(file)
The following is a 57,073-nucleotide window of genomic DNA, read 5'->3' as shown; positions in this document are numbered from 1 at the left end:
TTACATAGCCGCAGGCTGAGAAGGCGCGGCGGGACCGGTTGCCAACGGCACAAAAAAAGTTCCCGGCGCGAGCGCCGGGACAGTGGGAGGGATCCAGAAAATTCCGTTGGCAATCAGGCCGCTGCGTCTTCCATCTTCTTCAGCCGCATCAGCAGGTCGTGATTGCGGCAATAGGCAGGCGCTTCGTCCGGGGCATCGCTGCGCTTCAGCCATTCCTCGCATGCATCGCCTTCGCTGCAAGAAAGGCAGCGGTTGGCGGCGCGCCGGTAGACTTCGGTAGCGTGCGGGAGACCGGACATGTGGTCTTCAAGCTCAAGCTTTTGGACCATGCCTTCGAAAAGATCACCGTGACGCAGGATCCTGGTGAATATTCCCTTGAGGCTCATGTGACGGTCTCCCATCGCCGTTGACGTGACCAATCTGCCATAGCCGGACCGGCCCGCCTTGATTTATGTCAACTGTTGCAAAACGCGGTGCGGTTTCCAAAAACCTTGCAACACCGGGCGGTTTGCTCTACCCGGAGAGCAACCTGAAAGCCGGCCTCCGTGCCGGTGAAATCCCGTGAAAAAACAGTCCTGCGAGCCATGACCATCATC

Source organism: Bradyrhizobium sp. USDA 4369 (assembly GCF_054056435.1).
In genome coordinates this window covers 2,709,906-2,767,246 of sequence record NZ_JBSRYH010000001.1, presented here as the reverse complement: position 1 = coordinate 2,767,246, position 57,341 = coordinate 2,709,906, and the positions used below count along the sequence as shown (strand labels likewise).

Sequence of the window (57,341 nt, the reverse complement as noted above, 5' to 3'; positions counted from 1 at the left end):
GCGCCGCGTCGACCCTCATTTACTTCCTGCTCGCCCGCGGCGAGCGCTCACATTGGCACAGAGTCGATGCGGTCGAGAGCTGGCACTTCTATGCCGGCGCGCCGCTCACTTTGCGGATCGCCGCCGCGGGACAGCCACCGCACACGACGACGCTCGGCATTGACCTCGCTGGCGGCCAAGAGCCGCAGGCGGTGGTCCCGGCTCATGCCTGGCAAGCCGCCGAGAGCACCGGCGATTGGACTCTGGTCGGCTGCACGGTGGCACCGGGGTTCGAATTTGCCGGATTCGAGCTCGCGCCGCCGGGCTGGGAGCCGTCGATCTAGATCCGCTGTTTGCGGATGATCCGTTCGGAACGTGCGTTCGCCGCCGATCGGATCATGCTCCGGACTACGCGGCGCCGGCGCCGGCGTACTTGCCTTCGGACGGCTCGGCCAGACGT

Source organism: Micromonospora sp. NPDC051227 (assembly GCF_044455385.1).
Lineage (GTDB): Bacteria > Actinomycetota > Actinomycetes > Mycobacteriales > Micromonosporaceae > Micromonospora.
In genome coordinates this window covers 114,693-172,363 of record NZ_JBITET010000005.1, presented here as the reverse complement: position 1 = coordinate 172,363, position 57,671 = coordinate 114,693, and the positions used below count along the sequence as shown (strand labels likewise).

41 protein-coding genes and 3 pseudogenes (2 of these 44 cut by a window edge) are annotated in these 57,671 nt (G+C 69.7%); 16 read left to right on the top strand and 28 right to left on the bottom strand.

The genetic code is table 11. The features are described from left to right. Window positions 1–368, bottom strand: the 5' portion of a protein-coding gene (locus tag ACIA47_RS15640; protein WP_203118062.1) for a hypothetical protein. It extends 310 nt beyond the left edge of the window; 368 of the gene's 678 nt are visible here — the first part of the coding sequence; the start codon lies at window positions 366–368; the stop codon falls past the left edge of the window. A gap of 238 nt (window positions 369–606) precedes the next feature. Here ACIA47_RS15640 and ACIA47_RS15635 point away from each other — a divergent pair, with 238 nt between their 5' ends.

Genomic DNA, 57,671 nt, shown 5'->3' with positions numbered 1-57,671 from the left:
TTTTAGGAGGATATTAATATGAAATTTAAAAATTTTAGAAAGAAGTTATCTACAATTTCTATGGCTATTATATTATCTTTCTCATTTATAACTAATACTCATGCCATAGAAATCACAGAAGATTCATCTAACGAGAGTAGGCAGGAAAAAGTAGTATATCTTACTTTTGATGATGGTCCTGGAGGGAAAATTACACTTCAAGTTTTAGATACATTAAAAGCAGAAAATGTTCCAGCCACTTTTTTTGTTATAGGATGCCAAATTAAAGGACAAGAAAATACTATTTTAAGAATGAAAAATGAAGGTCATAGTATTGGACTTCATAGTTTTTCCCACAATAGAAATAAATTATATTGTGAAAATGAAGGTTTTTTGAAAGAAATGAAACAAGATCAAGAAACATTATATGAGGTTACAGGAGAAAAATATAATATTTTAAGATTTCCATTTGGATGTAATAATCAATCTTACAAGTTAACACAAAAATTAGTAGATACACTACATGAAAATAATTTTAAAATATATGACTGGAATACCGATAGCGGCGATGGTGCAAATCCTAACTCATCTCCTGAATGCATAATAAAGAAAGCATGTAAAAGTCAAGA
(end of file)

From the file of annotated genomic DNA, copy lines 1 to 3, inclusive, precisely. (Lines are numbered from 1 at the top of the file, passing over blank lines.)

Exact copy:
The following is a 57,073-nucleotide window of genomic DNA, read 5'->3' as shown; positions in this document are numbered from 1 at the left end:
TTACATAGCCGCAGGCTGAGAAGGCGCGGCGGGACCGGTTGCCAACGGCACAAAAAAAGTTCCCGGCGCGAGCGCCGGGACAGTGGGAGGGATCCAGAAAATTCCGTTGGCAATCAGGCCGCTGCGTCTTCCATCTTCTTCAGCCGCATCAGCAGGTCGTGATTGCGGCAATAGGCAGGCGCTTCGTCCGGGGCATCGCTGCGCTTCAGCCATTCCTCGCATGCATCGCCTTCGCTGCAAGAAAGGCAGCGGTTGGCGGCGCGCCGGTAGACTTCGGTAGCGTGCGGGAGACCGGACATGTGGTCTTCAAGCTCAAGCTTTTGGACCATGCCTTCGAAAAGATCACCGTGACGCAGGATCCTGGTGAATATTCCCTTGAGGCTCATGTGACGGTCTCCCATCGCCGTTGACGTGACCAATCTGCCATAGCCGGACCGGCCCGCCTTGATTTATGTCAACTGTTGCAAAACGCGGTGCGGTTTCCAAAAACCTTGCAACACCGGGCGGTTTGCTCTACCCGGAGAGCAACCTGAAAGCCGGCCTCCGTGCCGGTGAAATCCCGTGAAAAAACAGTCCTGCGAGCCATGACCATCATC

Source organism: Bradyrhizobium sp. USDA 4369 (assembly GCF_054056435.1).